Next, whilst spending on “digital” in election campaigning is increasing, the specificity of what “digital” means is decreasing. Is this just online ad buys? It is data collection? Message development? A bit of both? All of that and some more via third parties? At present, it's nearly impossible to tell where the money is going. Election finance regulations in Britain urgently need to be redrafted with tighter spending and reporting requirements that reflect the contemporary change in where and how advertising money is distributed.
The actors involved in political campaigns are changing too: gone are the days of straightforward political parties and designated campaign organisations. 21st century electioneering involves a shadowy web of non-registered campaigners that can have decisive influence, or at least spend decisive amounts of money, on digitally-targeted and harder to track campaigns. Transparency is sorely lacking in how these campaigners operate, at a significant risk to fair and open democratic processes.
Platform responsibility for data protection and fair election campaigning is important, but the problem doesn’t begin and end with Facebook. A bigger discussion on the responsibility of political parties when it comes to handling personal data is required.
The Data Protection Act 2018 handed political parties wide powers to process personal data if it “promotes democratic engagement” or is part of their “political activities”, including campaigning and fundraising. What this means is unclear. One obvious impact, though, is that parties will no longer have to work so hard to justify their processing of personal data. This sets a worryingly lax data protection standard.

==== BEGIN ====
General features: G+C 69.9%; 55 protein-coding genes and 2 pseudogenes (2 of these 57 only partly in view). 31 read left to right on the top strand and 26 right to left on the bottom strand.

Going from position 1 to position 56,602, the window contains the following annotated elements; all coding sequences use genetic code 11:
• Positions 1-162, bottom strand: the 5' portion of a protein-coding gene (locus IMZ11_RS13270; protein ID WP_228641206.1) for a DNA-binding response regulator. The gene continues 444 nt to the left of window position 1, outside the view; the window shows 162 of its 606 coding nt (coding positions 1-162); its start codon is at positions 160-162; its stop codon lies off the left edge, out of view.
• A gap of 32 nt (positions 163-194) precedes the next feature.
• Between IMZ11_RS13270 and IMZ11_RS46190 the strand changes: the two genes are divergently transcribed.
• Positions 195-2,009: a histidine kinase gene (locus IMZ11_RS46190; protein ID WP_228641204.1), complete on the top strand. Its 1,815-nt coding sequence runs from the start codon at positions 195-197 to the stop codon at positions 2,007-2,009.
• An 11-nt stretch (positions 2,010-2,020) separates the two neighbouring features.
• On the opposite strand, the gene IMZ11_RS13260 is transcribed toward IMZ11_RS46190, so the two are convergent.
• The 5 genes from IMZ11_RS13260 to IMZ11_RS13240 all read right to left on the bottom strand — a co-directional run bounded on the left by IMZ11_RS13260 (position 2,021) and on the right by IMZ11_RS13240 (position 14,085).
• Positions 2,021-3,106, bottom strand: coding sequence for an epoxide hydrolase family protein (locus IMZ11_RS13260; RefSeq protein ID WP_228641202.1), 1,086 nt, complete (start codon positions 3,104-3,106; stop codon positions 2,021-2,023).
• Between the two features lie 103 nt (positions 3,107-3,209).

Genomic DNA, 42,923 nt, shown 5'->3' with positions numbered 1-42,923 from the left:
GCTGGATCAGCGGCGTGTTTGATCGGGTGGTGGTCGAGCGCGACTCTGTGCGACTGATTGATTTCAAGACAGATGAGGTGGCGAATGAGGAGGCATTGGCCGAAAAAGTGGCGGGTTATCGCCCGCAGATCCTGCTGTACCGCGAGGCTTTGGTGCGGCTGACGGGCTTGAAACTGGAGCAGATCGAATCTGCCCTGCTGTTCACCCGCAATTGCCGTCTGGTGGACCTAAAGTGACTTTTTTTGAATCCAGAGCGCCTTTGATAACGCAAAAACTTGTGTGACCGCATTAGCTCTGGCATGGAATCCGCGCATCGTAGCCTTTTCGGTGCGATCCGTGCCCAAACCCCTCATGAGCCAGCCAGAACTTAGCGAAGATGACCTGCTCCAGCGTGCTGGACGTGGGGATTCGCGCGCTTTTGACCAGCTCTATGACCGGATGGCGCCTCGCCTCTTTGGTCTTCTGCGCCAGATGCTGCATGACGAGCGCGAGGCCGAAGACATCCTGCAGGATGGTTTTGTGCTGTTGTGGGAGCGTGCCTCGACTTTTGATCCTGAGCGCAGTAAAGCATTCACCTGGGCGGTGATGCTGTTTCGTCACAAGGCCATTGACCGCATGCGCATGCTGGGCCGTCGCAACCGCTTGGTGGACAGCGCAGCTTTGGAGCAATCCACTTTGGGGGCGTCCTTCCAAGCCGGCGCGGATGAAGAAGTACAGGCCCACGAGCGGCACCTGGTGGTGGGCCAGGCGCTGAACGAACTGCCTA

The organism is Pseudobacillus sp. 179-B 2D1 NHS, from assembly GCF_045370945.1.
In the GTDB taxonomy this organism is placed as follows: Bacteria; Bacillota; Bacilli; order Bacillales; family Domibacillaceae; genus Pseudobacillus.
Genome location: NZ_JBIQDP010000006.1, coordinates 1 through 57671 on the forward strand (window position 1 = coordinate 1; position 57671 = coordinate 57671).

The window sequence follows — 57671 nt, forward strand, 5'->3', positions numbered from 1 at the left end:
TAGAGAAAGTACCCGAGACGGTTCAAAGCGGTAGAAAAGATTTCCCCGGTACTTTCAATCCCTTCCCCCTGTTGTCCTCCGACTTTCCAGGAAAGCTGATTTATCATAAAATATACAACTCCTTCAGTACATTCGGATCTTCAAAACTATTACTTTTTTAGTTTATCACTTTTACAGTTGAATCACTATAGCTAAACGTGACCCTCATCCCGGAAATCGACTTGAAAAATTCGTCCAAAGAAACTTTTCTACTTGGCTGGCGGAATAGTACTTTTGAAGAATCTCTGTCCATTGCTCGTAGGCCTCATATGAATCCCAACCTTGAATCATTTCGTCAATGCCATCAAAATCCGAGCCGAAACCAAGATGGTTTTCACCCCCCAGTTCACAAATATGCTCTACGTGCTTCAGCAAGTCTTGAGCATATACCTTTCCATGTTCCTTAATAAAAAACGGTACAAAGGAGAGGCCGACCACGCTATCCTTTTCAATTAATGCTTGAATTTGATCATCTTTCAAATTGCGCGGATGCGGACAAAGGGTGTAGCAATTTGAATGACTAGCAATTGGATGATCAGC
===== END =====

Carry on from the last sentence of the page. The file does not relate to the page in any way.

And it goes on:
The democratic trust deficit existing in Britain today is not corrected by riding an anti-social-media wave. It begins with admitting that powerful political parties, and their affiliates, have a core responsibility when it comes to the collection, combination and use of personal data in political campaigns.
The DCMS report offers a powerful opportunity to look at data processing in elections through a wide lens and do some vitally needed internal housekeeping. It could be used, as we intend to use it, to publicly cement the duty of parliament and its occupants to uphold data protection standards, go beyond just the letter of the law, and carefully consider whether the same system that is used to sell us shoes and holidays and 10% off vouchers can be used to facilitate open and informed democratic debates.
Open Rights Group is just beginning to work on Data and Democracy, and we expect to find opportunities to raise the above points as the DCMS report continues to be further digested. Other outputs examining this issue are also expected soon. In particular, the Information Commissioner’s Office asked for views late last year on a code of practice for the use of personal information in political campaigns; ORG responded, calling for greater clarity on the new “political” bases for processing sensitive personal data and explaining what is appropriate in terms of targeting political messaging and how electoral roll data should be used. These are topics worthy of discussion and we look forward to seeing ICO guidance in the near future.
The DCMS report is a strongly positive step towards setting new rules for political campaigning. The question we ask is - to whom are these rules going to apply? For fair campaigning and truly democratic data protection, we hope the list comprises more than just tech companies.